The biomechanical significance of pulley on binocular vision
© The Author(s) 2016
Published: 28 December 2016
Pulleys have been reported as the functional origins of the rectus extraocular muscles (EOMs). However, biomechanical significance of pulleys on binocular vision has not been reported.
Three eye movement models, i.e., non-pulley model, passive-pulley model, and active-pulley model, are used to simulate the horizontal movement of the eyes from the primary position to the left direction in the range of 1°–30°. The resultant forces of six EOMs along both orthogonal directions (i.e., the x-axis and y-axis defined in this paper) in the horizontal plane are calculated using the three models.
The resultant force along the y-axis of the left eye for non-pulley model are significantly larger than that of the other two pulley models. The difference of the force, between the left eye and the right eye in non-pulley model, is larger than those in the other two pulley models along x-axis and y-axis.
The pulley models present more biomechanical advantage on the horizontally binocular vision than the non-pulley model. Combining with the previous imaging evidences of pulleys, the results show that pulley model coincides well with the real physiological conditions.
Connective tissue pulleys have been reported as the functional origins of the rectus extraocular muscles (EOMs) and can determine the effective pulling direction of each rectus [1, 2]. Most of the evidences for the existence of pulleys are from researches using various imaging technologies [3, 4]. The clinical application of connective tissue pulleys is gradually developed, such as pulley posterior fixation procedure [5, 6] and strabismus induced by pulley heterotopy . Eye movement is controlled by six EOMs, i.e., lateral rectus (LR), medial rectus (MR), superior rectus (SR), inferior rectus (IR), superior oblique (SO) and inferior oblique (IO). Therefore, the forces of EOMs are responsible for eye movement . Pulleys of EOMs may play an important role in making both eyes cooperate with each other, the biomechanical mechanism of which is nearly unknown. Because of the difficulties of the human EOMs anatomy, the ethical and moral restrictions and inevitably invasive characteristics, experiments of EOMs were recently performed on animals [9–11]. The modeling method is used to study the biomechanical significance of pulleys on binocular vision during the horizontal eye movement.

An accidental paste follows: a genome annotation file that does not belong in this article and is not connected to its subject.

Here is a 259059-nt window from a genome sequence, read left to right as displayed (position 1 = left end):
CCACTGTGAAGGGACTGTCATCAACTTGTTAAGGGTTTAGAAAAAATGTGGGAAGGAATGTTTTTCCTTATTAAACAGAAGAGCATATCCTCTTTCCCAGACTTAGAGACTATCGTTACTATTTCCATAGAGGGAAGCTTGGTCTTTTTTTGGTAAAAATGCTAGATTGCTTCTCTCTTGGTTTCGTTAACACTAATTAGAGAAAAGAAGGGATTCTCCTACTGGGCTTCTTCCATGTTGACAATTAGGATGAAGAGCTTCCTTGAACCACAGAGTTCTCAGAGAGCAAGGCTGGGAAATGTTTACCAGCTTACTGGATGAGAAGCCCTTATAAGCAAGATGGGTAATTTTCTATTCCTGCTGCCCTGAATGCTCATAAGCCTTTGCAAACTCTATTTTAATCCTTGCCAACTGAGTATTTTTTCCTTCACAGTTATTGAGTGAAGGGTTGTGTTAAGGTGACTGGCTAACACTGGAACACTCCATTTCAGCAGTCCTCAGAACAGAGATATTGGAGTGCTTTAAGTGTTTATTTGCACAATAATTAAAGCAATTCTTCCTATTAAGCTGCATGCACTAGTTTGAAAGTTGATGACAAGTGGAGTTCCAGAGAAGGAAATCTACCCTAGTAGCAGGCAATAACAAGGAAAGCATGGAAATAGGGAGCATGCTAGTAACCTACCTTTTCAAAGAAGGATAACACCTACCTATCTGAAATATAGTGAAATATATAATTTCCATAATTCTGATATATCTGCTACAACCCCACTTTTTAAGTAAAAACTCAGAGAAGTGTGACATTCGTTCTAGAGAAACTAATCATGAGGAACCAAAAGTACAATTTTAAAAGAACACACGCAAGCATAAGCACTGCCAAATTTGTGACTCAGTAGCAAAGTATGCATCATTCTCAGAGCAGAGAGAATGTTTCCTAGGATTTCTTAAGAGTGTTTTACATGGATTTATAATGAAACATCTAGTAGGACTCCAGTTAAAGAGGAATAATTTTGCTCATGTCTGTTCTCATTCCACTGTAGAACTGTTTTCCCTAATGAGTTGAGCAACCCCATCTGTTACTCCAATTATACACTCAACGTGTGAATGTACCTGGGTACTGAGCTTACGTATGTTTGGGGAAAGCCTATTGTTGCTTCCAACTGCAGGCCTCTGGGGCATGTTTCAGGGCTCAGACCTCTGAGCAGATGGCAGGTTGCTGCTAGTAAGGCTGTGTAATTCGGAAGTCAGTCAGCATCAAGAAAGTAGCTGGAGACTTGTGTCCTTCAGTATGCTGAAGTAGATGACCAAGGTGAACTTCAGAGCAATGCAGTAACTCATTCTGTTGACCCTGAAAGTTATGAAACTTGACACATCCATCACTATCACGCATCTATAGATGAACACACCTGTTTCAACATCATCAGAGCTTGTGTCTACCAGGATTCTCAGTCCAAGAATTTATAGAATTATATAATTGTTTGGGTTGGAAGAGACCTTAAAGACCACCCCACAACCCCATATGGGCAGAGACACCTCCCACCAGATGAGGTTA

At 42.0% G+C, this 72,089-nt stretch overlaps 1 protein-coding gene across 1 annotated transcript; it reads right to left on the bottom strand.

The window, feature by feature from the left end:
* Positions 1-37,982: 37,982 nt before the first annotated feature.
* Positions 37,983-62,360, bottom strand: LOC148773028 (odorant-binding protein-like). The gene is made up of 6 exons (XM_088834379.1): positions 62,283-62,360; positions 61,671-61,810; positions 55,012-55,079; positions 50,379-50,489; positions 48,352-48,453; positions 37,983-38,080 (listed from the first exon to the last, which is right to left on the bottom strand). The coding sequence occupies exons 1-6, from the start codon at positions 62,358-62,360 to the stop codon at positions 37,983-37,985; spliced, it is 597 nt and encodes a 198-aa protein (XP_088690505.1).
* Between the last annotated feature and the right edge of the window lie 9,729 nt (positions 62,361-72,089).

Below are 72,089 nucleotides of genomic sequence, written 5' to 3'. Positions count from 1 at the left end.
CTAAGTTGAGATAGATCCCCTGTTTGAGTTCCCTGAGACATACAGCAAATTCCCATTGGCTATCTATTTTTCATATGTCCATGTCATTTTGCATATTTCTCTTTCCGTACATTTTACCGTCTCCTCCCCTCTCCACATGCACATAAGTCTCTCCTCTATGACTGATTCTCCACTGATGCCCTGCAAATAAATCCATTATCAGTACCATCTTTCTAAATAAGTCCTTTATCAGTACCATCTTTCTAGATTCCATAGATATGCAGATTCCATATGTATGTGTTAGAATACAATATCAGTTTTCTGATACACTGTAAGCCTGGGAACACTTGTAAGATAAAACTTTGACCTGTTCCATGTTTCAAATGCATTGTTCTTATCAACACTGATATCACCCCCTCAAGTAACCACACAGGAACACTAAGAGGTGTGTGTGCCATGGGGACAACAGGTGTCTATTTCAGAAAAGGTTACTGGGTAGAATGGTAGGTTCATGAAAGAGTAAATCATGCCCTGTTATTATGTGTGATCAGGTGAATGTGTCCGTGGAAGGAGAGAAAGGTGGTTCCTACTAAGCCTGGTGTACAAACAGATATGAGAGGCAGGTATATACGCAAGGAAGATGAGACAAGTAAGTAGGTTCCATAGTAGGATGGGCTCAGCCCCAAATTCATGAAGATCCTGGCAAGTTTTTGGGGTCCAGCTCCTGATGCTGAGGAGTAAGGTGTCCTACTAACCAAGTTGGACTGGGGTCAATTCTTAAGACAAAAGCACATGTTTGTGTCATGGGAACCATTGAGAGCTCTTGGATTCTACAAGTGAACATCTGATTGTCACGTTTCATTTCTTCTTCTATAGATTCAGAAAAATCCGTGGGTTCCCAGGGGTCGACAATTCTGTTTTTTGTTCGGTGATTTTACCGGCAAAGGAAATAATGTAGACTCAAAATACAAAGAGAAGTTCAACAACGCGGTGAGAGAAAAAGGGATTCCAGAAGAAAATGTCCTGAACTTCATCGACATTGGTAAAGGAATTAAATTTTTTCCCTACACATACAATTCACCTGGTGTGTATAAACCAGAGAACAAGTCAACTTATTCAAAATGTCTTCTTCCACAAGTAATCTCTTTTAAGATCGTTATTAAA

Many studies on the modeling of pulley have been reported. In tertiary gaze positions, each of the four rectus pulleys translated anteriorly and posteriorly with EOM relaxation and contraction, respectively. And the translation predicted by the active-pulley hypothesis was 100 times greater than that by a passive model . The level of muscular activation also has been estimated using a model established with the concept of a pulley . Recently, the eye movement model containing an immobile pulley, was applied to the study of strabismus . Moreover, pulleys were contained in physically-based modeling and EOM simulation . However, few studies have reported the effect of pulley on the force of EOMs and the vision.
Three eye movement models have been proposed to simulate the human eye movement: non-pulley model (traditional model), passive-pulley model, and active-pulley model. In the non-pulley model , the EOMs are constituted by the key points: insertion point, tangency point, and origin point (the end of the EOM attaching to the bony orbit). Subsequently, the concept of passive pulley was proposed . In the passive pulley model [4, 17], the EOMs slide freely through the pulley, which is elastically stabilized relative to the orbital wall. Demer et al.  proposed the active-pulley hypothesis. Miller  proposes that in the active-pulley model the axes of rotation of EOMs tilt half of the angle of eye rotation in the first gaze, and the Listing’s law is implemented in the secondary and the tertiary gaze [12, 18], which is the foundation of the present work. Many reviews [12, 19–22] have described the active behavior of pulleys. However, these researchers only emphasized that pulley is the functional origin of EOMs.
Miller and Shamaeva  reported that the non-pulley EOMs can reasonably simulate normal and abnormal binocular alignment . In this work, three eye movement models are used to analyze the effect of pulley on forces of EOMs and the biomechanical significance of pulley on vision.